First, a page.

WASHINGTON – A divided Supreme Court ruled Thursday that foreign terrorism suspects held at Guantanamo Bay have rights under the Constitution to challenge their detention in U.S. civilian courts.
The justices, in a 5-4 ruling, handed the Bush administration its third setback at the high court since 2004 over its treatment of prisoners being held indefinitely and without charges at the U.S. naval base in Cuba.
Justice Anthony Kennedy wrote the majority opinion and was joined by Justices John Paul Stevens, Stephen Breyer, David Souter and Ruth Bader Ginsburg. Dissenting were Chief Justice John Roberts, Antonin Scalia, Clarence Thomas and Samuel Alito.
"Petitioners have the constitutional privilege of habeas corpus. They are not barred from seeking the writ or invoking the Suspension Clause's protections because they have been designated as enemy combatants or because of their presence at Guantanamo," Kennedy wrote.
The Suspension Clause is a constitutional guarantee that blocks Congress from suspending habeas corpus.
"The Suspension Clause has full effect at Guantanamo. The government's argument that the Clause affords petitioners no rights because the United States does not claim sovereignty over the naval station is rejected," the opinion reads.
U.S. Attorney General Michael Mukasey said Friday the Supreme Court's decision on Guantanamo detainees won't affect military trials against enemy combatants.
Mukasey, speaking at a Group of Eight meeting of justice and home affairs ministers, said he was disappointed with the decision.
But he told reporters it won't affect military trials to be held at the U.S. naval facility at Guantanamo Bay, Cuba.
Roughly 270 men remain at the island prison, classified as enemy combatants and held on suspicion of terrorism or links to Al Qaeda and the Taliban.
Five high-profile Guantanamo detainees appeared in a military tribunal last week, where one, Ramzi Binalshibh, admitted he was guilty of helping plan the Sept. 11, 2001, terror attacks, and mastermind Khalid Sheikh Mohammed said he wanted to be put to death so he could be viewed as a martyr.
The case before the Supreme Court was brought by Lakhdar Boumediene, one of the remaining prisoners at Guantanamo Bay. He's been there since 2002.
After the court ruled in 2004, in Rasul v. Bush, that the prisoners were entitled to have access to the American court system, the government established a military tribunal process. As it stands, the prisoners can appeal adverse rulings to the D.C. Circuit Court of Appeals.
Solicitor General Paul Clement argues the process provides Boumediene "along with the other enemy combatants being held at Guantanamo Bay, [the opportunity to] enjoy more procedural protections than any other captured enemy combatants in the history of warfare."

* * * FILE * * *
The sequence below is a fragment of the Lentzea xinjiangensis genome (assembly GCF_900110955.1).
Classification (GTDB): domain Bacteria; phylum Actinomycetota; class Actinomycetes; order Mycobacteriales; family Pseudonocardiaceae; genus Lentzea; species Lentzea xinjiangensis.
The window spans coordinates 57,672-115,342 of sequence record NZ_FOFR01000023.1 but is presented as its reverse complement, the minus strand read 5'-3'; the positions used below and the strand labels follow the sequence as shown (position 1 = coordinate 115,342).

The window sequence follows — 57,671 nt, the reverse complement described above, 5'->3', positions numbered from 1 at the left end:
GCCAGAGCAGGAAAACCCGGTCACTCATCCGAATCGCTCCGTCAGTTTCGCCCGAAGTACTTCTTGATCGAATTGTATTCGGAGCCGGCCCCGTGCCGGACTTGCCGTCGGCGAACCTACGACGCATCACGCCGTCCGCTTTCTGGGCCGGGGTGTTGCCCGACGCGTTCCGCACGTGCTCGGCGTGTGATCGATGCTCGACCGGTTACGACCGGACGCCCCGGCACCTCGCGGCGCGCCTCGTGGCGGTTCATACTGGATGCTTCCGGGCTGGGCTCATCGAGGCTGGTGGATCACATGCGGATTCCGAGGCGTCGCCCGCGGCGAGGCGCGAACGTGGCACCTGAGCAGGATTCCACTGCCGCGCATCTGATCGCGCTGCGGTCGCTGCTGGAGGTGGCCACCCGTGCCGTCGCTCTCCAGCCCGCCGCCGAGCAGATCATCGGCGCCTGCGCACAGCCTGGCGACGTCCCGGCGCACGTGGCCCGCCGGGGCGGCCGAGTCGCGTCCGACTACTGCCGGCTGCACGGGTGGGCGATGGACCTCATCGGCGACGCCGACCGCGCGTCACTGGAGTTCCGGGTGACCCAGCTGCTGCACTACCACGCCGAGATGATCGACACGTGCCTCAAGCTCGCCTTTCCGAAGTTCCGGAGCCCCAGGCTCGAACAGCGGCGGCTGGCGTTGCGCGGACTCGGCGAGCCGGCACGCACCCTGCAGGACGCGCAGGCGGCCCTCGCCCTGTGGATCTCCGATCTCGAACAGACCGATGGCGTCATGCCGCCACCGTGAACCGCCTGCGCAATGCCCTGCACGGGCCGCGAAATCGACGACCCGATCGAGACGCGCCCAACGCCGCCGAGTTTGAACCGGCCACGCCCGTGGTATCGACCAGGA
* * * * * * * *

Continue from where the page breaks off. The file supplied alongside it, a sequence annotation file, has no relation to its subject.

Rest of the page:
But the detainees' lawyers contend the current law fails to protect the constitutional rights the court said their clients were entitled to receive in Rasul. They want full habeas corpus rights, a constitutional protection that forces the government to justify in an open courtroom legitimate reasons an individual needs to be behind bars.
Also known as the "Great Writ," it is a universal right that was famously suspended by Abraham Lincoln during the Civil War.
Lawyers for the detainees argued the government, through the 2006 Military Commissions Act, unconstitutionally suspended the Great Writ for their clients. They sought a single remedy: a fair and impartial hearing before a neutral decision-maker to determine if there is a reasonable basis in the law and fact for detaining them.
They have never received such a hearing, although this court ruled more than three years ago that they are entitled to one.
The government contended the Rasul decision does not cover habeas rights and that earlier court rulings make clear that foreign prisoners held outside the United States have no such right. It further argued that the military tribunals passed by Congress are an adequate substitute for what habeas seeks to protect.
Although Congress expressly chose to foreclose detainees from challenging their status via habeas, it decided that aliens detained at Guantanamo Bay as enemy combatants should receive administrative hearings before a military tribunal, subject to judicial review in the District of Columbia Circuit.
That system builds additional protections on those available even to conventional prisoners of war under the Geneva Convention, and it was designed to track the requirements for due process deemed sufficient for American citizens.
Boumediene is an Algerian native who was living in Bosnia at the time of his arrest in October 2001. He and five others are accused of plotting to blow up the American embassy in Sarajevo. They were relocated in January 2002 to Guantanamo Bay, where Boumediene remains incarcerated. He denies any involvement in plots against the United States.
This case had provided one surprising twist. In April 2007, the court decided not to consider the matter but reversed itself in June. It is believed to be the first time in 60 years that the court changed course in such a manner.
The reversal required at least five of the nine justices to grant review. Normally, only four need to agree to hear a case, and even then very few are granted arguments.
FOX News' Lee Ross and The Associated Press contributed to this report.